New to CrossFit and not sure where to begin? If so, then welcome. This series will address the primary concerns and focal points for a starting CrossFit athlete, orienting your use of resources throughout the entire CrossFit.com universe.
What you will find here are some tools to focus your entry into CrossFit workouts and fitness in general. Gone are the promises of easy and comfortable results. The best CrossFitters educate themselves both about movement and fitness broadly, as well as about their own individual strengths and weaknesses.
Of course, the best way to begin CrossFit is with a great trainer who uses his or her vast experience to guide you through the various phases of your fitness quest. This series is not intended to equal that. It cannot. Instead, we recognize that not everyone has access to such a trainer, and this will help those folks get the most out of the vast resources available on CrossFit.com.
Three-Part Charter: Mechanics, Consistency, Intensity
The first and most important component of beginning CrossFit is to follow our charter of mechanics, consistency, and then intensity. These three aspects are intricately interrelated; CrossFit does not work to its potential unless you execute each one and understand how it is bound to the others.
Mechanics refers to technique—your ability to move properly through our core movements. For us, this means moving yourself and external objects in the most efficient, effective, and safe manner possible.
Consistency has a two-part application: 1) That you are consistent in performing the mechanics of the movement; and 2) That you are consistent in CrossFit workouts. Both are necessary! CrossFit workouts are very potent medicine; too much too soon and you can severely hurt yourself. Luckily, the body adapts quickly, and before you know it, you will be hitting each workout with maximum personal intensity.
Intensity, as Coach Greg Glassman, founder and CEO of CrossFit, formally states, is the independent variable most commonly associated with the rate of return on favorable adaptation. More simply put, intensity brings about all the good results from working out. However, we also have to realize that intensity is relative to our physical and psychological tolerances. This is a process, and one that takes an indeterminate amount of time, so be patient. Elite-level athletes may be ready to ramp up their intensity in a couple of weeks, while de-conditioned athletes can take months or longer. The goal of CrossFit is to improve your fitness for life; no one ever got in shape overnight. If you gradually exceed what you have done before, soon enough you will be doing the main site workouts “as prescribed.”
All three together: Now that you understand mechanics, consistency, and intensity, here’s how they all fit together under CrossFit: While many assume that safety is the main concern with proper mechanics —it is certainly the safest way to train—we can’t emphasize enough that sound technique is the most efficient and effective road to fitness. Proper movements will allow you to lift more weight, perform more repetitions faster, or both. More work in less time means higher average power (force x distance / time = power). Higher average power means higher intensity. Higher intensity means better results. Therefore, proper mechanics are the ideal supports for the bridge to fitness.
A Brief Explanation of Fitness
Fitness, most broadly defined, is the ability to handle the demands of your life. Each of us has both different and unpredictable demands. A firefighter has no idea how big the fire will be on his next call, just as Grandma has no idea how heavy each grocery bag will be the next time she goes to the store. Very different concerns, for certain, but the ability to handle each requires the same basic abilities. As Coach Glassman has said for years, “The needs of our grandparents and soldiers differ in degree, not kind.” These needs are the functional competencies to move our own bodies and external objects through three-dimensional space.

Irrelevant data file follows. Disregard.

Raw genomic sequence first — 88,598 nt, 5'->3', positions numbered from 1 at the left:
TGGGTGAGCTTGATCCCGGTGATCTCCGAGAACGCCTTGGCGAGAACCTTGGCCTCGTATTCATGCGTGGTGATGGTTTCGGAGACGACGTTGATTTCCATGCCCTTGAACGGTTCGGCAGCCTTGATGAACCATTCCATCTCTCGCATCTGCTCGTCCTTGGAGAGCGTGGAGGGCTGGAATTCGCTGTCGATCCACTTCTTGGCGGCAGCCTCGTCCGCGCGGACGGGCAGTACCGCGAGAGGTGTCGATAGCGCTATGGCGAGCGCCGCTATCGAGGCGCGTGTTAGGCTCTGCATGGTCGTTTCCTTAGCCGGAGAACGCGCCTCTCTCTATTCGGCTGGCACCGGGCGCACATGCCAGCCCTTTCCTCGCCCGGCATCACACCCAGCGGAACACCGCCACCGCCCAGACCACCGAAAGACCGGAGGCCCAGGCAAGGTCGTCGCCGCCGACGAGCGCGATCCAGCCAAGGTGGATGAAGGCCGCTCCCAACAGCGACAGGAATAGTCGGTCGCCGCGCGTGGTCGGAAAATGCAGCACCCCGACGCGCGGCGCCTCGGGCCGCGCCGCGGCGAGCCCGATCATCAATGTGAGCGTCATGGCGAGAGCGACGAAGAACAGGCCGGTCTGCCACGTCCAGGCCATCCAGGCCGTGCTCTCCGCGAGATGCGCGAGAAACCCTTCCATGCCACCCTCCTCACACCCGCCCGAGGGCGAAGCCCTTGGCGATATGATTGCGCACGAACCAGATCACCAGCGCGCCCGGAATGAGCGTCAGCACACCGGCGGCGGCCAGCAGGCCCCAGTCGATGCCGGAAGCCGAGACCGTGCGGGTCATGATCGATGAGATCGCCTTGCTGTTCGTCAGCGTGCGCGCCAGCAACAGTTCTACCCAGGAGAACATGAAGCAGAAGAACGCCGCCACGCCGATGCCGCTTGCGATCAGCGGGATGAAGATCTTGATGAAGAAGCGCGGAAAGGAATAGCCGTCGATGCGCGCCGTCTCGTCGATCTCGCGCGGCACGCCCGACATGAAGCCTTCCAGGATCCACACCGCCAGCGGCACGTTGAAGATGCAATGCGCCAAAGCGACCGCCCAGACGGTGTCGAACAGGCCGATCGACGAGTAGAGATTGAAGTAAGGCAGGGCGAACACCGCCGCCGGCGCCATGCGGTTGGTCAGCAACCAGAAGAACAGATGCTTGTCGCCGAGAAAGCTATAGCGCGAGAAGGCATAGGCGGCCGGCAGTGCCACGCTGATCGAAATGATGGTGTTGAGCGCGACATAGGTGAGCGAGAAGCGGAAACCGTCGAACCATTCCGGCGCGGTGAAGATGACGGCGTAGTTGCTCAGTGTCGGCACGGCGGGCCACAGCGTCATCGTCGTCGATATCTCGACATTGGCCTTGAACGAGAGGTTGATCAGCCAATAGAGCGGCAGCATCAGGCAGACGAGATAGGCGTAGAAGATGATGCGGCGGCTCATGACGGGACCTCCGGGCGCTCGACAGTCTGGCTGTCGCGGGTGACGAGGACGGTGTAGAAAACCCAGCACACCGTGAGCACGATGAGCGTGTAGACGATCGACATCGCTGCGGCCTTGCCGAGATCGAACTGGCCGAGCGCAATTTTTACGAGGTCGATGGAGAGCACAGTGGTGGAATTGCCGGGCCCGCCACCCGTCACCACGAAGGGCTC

The CrossFit exercises that we use the most are what we have found to be the most effective ways to build a broad, general, and inclusive functional competence. Squatting, picking things up off the ground, putting things overhead, pulling ourselves up, running, jumping, throwing; these are the movements of life, and done with intensity, they prepare us for the demands of life.
Many people wonder why CrossFit workouts are timed. There are several reasons for this, the most important being intensity. Remember that average power is work divided by time. The same work done in less time is more power and more intensity. Your first workouts should be done at a relatively low intensity. This is essential for you to both learn the proper mechanics of the movements and to let your body acclimate to the workload. Every time you repeat a workout, you can compare your performance and see if you are increasing your power (therefore intensity). For example, if you do exactly the same number of reps at the same loads in less time, your intensity went up. If you increased the loads and kept the same time (or finished even quicker), your intensity went up. These direct comparisons give you a quantifiable gauge to the increase of your fitness. You are measuring the changes in your capacity and scientifically proving that you are getting fitter and more capable.
CrossFit has a concise yet comprehensive definition of fitness that is a bit of a mouthful: Fitness is increased work capacity across broad time, modal, and age domains. What this means is that you have functional capacity in all different types of movements at a variety of durations of effort, throughout your life. If you are increasing this broad work capacity, you will be competent at both short bursts of activity and extended, longer workouts.
The great majority of functional movements are complex and difficult to master. But the advantages of developing proficiency in them far outweigh the inconvenience and effort required to learn them. There are physical and neurological benefits uniquely associated with these movement patterns, benefits that translate broadly into the various movements and skills of life.
For a more in-depth discussion on technique and its affect on fitness, read Greg Glassman’s revolutionary feature CrossFit Journal article, What Is Fitness?
Start with the Squat
“There is no better place to start an examination of functional exercise than by learning how to squat.” -Greg Glassman
Before we begin a discussion of the squat, check out these foundational explanations of our most essential movement.
Squat Clinic by Greg Glassman, Dec 01, 2002, for a quintessential article on why and how to perform the squat, with performance standards, potential faults and fixes for the movement.
Early Seminars – The Squat 4-15-05 by Greg Glassman, Oct 24, 2008, for another excellent description on the basic fundamentals of the Squat in video format from an early CrossFit Seminar.